He obtained a commission in the Madras Cavalry in 1798, was made a cornet in 1799, and aide-de-camp to a Colonel Stevenson in the Wayanad district in 1800, and quartermaster-general in 1810. He served in Deccan, 1817, and was promoted to lieutenant-colonel. Blacker took over from John Hodgson as Surveyor General of India in 1823.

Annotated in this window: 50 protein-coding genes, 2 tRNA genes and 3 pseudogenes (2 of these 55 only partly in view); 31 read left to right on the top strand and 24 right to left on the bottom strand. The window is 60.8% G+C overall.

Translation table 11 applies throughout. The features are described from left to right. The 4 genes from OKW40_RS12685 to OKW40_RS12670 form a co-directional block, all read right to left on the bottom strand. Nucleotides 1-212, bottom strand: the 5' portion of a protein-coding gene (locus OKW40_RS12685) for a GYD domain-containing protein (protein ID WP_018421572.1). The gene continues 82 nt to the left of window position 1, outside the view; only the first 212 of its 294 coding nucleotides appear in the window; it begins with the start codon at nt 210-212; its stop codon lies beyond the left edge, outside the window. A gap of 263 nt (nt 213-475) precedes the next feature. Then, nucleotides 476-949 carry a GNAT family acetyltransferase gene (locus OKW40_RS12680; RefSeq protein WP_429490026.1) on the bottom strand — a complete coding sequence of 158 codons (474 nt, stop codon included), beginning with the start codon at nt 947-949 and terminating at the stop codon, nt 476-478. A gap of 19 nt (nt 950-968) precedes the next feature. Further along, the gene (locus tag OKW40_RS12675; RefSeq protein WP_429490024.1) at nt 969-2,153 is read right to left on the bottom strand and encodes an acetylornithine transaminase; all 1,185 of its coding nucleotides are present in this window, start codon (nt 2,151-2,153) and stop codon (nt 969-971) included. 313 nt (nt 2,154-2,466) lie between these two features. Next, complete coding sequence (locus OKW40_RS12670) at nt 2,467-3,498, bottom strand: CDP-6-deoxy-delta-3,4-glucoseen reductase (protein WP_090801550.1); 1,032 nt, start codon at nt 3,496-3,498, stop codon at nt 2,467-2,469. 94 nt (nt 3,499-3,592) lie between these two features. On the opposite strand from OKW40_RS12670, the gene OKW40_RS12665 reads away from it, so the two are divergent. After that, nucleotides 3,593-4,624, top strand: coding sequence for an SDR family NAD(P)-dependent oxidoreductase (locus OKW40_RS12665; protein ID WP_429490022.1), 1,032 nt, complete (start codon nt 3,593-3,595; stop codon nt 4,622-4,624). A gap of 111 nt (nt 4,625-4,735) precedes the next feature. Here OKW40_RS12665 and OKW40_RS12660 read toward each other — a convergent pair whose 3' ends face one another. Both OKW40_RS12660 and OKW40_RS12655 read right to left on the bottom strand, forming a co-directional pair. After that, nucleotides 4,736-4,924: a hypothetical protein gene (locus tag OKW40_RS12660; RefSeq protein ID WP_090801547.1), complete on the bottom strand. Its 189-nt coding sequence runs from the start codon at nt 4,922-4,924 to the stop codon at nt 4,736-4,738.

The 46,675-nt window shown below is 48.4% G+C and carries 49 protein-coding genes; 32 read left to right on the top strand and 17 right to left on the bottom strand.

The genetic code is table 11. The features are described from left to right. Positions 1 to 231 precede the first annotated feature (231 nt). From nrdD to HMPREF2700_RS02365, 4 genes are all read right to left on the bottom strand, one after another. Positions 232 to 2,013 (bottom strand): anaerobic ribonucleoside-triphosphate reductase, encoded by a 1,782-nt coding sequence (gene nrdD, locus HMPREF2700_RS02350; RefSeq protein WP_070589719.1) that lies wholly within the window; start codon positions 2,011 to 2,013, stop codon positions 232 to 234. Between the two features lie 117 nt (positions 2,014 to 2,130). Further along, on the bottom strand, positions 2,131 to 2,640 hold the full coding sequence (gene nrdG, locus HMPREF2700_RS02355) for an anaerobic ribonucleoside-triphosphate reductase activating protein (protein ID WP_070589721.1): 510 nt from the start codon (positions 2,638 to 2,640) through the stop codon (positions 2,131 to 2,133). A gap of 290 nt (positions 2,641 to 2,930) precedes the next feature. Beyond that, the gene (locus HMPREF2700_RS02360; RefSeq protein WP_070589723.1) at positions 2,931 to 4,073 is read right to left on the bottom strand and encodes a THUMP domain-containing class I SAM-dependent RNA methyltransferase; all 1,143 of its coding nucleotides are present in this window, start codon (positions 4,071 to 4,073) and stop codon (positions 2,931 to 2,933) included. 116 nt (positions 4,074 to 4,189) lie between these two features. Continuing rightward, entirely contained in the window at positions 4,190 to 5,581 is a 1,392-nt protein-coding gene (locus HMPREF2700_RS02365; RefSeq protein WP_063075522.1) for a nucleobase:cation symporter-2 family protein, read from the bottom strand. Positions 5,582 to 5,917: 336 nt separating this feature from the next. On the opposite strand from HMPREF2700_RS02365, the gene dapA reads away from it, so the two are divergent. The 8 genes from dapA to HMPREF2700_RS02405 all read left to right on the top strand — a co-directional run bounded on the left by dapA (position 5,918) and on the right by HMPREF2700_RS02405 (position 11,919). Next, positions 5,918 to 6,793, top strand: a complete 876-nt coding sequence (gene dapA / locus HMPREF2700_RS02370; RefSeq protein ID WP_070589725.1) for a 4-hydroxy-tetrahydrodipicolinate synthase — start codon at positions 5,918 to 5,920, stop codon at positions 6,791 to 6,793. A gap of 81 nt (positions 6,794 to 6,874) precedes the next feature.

In this capacity he made substantial contributions to the on-going Trigonometrical Survey of India.
He was stationed in Calcutta from 1823 until his death there from a fever in 1826. He was buried in South Park Street Cemetery in Calcutta.
Andrew Waugh said of him that "Blacker, with the exception of Colonel Everest, was the ablest and most scientific man that ever presided over this expensive department".